When Congress set up the current child support system in the 1970s, recovering welfare costs was an explicit goal, with some experts arguing that it was only fair for fathers to repay the government for sustaining their offspring and that giving families the money was a form of “double dipping.” But experience and research have suggested to most experts and state and federal officials from both parties that the policy is counterproductive — driving fathers into the underground economy and leaving families more dependent on aid.


Studies of the Wisconsin experiment showed that when support payments were fully passed along to mothers, more fathers came forward and paid more of the support they owed, said Maria Cancian, director of the Institute for Research on Poverty at the University of Wisconsin, Madison. As families receive more support money, they are less apt to require public assistance, she and other experts say, making up for any short-term loss of revenues. And fathers are more likely to establish lasting patterns of payment and connection with their children, Ms. Cancian said.
I'd call this a win-win, wouldn't you?

I know of at least one Democratic candidate who is addressing this issue specifically. From the fact sheet on her Youth Opportunity Agenda, Hillary Clinton proposes:
To support both responsible fatherhood and economic opportunity, Hillary will:
  • Reverse the Bush Administration's Deep Cuts to the Child Support Enforcement Budget: The Bush Administration's cuts would reduce child support payments by $11 billion over the next decade. Hillary will reverse these cuts, and make sure that states and counties have the resources they need to collect child support. This is a wise investment: every dollar spent on child support returns $4.58 in child support payments. Hillary will also encourage states to take more realistic, cooperative approaches to managing arrears, so that fathers leaving prison are not immediately saddled with unrealistic payment obligations.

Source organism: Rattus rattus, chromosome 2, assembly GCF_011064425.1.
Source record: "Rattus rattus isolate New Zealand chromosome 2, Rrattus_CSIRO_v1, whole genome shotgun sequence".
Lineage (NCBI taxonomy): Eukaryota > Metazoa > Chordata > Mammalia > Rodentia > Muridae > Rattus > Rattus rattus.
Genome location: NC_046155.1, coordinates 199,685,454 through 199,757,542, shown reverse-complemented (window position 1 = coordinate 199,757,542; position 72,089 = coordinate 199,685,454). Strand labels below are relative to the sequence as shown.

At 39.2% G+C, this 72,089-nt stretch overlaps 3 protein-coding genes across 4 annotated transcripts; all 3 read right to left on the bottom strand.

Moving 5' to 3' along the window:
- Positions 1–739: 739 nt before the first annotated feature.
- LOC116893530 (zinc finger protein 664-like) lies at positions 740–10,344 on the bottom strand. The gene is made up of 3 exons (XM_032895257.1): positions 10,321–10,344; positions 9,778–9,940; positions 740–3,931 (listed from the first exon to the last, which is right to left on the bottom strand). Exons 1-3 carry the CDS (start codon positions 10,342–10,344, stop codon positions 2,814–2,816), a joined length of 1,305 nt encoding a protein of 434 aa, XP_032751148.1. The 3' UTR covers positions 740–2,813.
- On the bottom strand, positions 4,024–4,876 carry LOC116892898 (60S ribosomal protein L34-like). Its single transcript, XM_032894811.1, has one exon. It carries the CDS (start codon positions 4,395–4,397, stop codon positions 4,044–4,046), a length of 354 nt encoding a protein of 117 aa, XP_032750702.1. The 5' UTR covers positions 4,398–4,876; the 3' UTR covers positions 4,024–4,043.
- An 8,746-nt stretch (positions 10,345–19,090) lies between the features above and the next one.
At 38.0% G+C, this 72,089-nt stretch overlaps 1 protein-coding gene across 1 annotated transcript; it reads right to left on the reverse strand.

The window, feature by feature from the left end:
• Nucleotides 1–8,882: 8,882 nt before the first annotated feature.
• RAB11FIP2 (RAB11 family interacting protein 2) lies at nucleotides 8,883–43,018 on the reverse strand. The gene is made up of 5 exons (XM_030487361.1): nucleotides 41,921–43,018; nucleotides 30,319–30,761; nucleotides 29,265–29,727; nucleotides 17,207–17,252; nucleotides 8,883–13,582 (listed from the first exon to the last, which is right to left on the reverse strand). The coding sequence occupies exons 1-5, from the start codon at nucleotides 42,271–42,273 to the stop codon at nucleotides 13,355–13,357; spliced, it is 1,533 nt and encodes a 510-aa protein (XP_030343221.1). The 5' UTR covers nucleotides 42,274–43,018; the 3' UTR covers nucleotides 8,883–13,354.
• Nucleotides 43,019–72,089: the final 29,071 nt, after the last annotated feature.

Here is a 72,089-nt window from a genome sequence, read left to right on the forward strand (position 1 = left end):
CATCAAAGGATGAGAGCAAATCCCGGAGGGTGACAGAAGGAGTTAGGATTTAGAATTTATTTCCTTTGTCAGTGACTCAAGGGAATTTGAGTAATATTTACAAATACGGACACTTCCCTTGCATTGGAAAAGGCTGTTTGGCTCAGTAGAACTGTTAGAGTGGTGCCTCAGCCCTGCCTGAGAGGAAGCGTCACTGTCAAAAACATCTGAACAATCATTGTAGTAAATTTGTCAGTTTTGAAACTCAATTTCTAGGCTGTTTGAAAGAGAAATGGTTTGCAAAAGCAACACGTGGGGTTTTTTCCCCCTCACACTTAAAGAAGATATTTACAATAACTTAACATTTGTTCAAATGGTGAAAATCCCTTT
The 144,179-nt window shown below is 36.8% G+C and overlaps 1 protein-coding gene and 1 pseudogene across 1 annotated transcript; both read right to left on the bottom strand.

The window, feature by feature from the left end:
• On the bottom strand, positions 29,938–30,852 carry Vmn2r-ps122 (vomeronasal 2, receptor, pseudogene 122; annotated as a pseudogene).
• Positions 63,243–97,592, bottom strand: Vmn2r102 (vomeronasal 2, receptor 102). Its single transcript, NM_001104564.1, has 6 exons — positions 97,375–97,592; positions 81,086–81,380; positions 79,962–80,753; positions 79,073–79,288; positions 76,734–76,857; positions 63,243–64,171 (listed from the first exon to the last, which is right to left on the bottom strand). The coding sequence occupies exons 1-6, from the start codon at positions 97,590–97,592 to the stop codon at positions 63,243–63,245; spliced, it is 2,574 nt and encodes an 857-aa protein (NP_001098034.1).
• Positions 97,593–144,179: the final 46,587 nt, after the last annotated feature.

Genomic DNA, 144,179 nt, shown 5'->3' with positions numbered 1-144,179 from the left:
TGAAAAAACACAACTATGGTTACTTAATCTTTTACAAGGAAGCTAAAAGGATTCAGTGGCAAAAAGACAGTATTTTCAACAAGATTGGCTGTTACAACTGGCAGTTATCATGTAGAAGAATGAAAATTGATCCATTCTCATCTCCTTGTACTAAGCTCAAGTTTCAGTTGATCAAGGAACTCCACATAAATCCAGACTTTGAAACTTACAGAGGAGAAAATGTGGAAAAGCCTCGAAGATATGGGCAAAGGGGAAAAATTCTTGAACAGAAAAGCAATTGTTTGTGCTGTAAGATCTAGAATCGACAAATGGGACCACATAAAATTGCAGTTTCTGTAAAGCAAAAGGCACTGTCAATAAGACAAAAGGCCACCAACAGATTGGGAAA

• Promote Policies to Ensure that Every Dollar of Child Support that Fathers Pay is Passed on Directly to their Children: Research demonstrates that fathers pay more of their child support and develop deeper bonds with their children if they know that those payments are going directly to their children. Hillary will work with states and counties to ensure that they have support and incentives to pass on every dollar of child support to benefit children. This reform will increase child support payments and result in substantial administrative savings.

  • Make Work Pay for Responsible Fathers by Expanding the EITC: While the EITC is widely seen as one of the most successful anti-poverty programs in the US, single workers and non-custodial parents currently receive only a modest maximum credit of $412. As a result, single workers and non-custodial fathers -- many of whom face substantial child support obligations -- have only a weak incentive to work through the EITC. In addition, because the credit is available only to those over age 25, it does not provide a work incentive to many young minority men and fathers who face the steepest barriers to participate in the labor market. Hillary will triple the size of the EITC benefit for single workers, providing more than 4 million people a pro-work tax cut averaging $750.